HAL opened a new museum at Sunabeda in mid 2000s. Though known earlier as the Sunabeda Aeronautics Museum, or the HAL Aeronautics Museum, it was later renamed as the Biju Patnaik Aeronautical Museum and houses exhibits related of the HAL engine factory. The association with Biju Patnaik goes back to the fact that he was instrumental in getting the HAL factory set up at Sunabeda as the Chief Minister of Orissa at that time. A statue of Patnaik was erected in 2010 outside the museum.
Among the artifacts is a MiG-21FL [Type-77], No. C703, and an R-11 Tumansky engined that has been sectioned off to create a cutaway display. Both these items are stored outside the main building, with the engine displayed under a carport type of a shed.
A superb aerial view of the Biju Patnaik Aeronautical Museum (HAL) at Sunabeda. The MiG-21 on display can just be made out in the center of the photograph. Photo Courtesy: Tarmak007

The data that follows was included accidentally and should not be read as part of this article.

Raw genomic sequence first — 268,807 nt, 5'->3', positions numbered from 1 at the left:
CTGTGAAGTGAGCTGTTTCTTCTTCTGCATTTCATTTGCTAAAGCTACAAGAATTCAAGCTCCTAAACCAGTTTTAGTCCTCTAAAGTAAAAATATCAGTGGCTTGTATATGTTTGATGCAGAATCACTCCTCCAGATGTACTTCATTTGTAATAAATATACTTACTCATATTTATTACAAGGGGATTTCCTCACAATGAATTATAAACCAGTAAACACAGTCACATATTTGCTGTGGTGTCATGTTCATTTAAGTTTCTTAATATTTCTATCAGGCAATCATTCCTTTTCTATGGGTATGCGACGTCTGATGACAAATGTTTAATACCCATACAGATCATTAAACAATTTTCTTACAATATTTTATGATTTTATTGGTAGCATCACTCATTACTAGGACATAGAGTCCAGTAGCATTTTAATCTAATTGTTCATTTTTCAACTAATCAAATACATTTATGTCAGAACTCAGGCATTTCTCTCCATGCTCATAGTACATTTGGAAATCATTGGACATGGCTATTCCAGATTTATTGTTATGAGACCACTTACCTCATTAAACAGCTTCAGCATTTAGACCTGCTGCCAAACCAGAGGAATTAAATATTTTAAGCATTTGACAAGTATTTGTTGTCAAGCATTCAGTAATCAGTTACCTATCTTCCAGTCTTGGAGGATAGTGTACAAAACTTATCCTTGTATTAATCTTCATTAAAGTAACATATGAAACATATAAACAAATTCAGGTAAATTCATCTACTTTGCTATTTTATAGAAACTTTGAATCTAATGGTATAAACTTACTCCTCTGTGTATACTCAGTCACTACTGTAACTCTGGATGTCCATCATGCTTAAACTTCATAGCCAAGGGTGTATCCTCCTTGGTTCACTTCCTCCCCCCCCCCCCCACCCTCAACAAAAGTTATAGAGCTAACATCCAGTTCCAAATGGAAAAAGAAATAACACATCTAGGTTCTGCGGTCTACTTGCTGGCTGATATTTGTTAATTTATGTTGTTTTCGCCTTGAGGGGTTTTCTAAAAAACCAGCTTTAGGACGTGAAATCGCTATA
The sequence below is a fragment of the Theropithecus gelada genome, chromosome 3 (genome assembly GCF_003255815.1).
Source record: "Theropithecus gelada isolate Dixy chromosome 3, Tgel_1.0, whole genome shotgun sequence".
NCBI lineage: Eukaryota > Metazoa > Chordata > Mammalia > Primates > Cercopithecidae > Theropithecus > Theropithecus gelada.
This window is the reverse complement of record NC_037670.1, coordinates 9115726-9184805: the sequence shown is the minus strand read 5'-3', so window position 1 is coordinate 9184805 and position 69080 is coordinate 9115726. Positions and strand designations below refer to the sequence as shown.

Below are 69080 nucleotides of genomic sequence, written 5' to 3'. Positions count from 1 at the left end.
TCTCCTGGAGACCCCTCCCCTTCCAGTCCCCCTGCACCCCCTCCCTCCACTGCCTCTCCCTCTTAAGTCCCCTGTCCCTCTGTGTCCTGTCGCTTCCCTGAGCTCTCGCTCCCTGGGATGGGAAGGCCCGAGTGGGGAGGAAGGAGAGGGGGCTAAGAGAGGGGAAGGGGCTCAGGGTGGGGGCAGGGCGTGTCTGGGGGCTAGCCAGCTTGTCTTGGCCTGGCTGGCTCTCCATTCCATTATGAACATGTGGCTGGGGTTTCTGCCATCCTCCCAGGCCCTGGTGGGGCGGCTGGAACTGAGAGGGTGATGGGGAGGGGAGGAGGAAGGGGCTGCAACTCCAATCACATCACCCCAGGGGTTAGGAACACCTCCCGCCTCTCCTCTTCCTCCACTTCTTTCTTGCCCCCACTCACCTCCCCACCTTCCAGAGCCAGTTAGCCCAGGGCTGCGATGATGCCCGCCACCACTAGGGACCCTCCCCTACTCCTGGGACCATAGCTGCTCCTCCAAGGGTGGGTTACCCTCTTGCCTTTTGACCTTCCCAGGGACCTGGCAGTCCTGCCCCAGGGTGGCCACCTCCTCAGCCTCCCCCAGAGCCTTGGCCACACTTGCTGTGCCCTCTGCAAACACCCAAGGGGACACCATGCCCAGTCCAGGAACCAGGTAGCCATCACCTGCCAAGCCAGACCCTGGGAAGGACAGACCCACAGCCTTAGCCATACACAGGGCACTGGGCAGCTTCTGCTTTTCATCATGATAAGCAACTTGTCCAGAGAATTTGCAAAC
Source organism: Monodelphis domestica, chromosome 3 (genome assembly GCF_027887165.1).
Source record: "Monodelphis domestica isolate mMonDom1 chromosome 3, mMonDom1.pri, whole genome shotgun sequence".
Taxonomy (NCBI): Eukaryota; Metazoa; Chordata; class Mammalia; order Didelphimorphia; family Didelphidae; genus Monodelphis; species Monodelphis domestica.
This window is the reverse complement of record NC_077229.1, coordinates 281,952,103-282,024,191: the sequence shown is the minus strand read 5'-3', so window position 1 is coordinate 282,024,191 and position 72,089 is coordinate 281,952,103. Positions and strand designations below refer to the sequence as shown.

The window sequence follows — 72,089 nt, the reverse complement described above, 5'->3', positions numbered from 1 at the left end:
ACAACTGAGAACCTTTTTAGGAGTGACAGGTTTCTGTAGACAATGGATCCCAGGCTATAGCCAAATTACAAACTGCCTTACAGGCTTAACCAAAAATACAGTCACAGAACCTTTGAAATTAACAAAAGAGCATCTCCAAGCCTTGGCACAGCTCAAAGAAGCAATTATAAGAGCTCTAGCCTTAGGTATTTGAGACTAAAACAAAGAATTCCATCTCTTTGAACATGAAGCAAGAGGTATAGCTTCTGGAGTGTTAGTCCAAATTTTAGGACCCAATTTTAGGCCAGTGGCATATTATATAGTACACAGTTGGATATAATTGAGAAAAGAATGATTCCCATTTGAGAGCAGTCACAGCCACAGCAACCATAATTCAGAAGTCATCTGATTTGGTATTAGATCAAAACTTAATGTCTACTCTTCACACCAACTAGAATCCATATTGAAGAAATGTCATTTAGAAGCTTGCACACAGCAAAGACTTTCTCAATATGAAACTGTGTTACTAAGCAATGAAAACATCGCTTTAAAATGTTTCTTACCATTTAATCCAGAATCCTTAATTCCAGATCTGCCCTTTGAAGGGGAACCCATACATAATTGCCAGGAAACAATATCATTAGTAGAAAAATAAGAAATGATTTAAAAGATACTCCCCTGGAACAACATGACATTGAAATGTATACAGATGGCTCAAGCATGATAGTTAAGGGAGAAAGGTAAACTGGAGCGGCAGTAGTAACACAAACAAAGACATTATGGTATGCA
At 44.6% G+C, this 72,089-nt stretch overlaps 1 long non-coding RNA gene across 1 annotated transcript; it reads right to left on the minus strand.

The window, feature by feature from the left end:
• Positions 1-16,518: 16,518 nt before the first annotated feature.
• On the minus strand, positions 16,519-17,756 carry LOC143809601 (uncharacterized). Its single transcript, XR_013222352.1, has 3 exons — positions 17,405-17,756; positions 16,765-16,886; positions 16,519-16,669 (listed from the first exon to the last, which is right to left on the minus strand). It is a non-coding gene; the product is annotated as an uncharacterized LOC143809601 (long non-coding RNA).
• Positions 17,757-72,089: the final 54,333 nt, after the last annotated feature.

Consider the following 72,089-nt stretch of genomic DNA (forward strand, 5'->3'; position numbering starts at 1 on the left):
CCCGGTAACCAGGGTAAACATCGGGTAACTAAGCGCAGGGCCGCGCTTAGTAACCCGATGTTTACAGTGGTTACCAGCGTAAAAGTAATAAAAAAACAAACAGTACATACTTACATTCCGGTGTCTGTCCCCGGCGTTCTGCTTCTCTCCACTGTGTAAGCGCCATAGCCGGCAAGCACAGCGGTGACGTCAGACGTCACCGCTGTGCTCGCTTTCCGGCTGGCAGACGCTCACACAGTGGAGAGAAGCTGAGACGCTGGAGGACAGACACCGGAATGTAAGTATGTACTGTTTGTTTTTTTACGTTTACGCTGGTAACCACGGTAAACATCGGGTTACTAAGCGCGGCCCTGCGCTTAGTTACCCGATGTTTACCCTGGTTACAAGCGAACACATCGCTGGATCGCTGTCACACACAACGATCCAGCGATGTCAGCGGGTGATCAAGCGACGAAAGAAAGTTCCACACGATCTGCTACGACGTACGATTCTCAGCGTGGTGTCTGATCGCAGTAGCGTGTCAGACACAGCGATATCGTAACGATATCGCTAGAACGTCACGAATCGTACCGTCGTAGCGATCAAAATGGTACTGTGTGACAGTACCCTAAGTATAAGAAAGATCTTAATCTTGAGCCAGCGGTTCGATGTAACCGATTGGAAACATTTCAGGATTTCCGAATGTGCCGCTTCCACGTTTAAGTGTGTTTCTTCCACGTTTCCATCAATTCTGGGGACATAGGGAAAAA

|MiG-21 FL [C703] at the HAL Museum. The aircraft has the tail number painted at the base of the fin and on the nose. Additionally note the nose-cone is in the extended supersonic flight position. Photo Courtesy : Chittaranja Panda|
Among the unique aspects of C703 is the fact that its nosecone is in an 'extended' position. The MiG-21s nose cone is in the center of the air intake and is either extended or retracted depending on the phase of the flight to smoothen the airflow around the engine. This aircraft's nosecone presents a different look by being in the extended position on the ground.
HAL placed a step ladder next to the cockpit to enable people to peek inside the cockpit. It is assumed that the cockpit is not stripped bare and is functional to look at with the ejection seat, controls and instrument panels.
|Another view of C703. A high resolution image of the aircraft is available at https://anithajith.wordpress.com/tag/hal-koraput/ . Photo Courtesy: Anithajith|
|The sectioned cutaway R-11 engine. Photo Courtesy : Chittaranja Panda|
An analysis of the imagery indicates that the MiG was placed on site by 2011.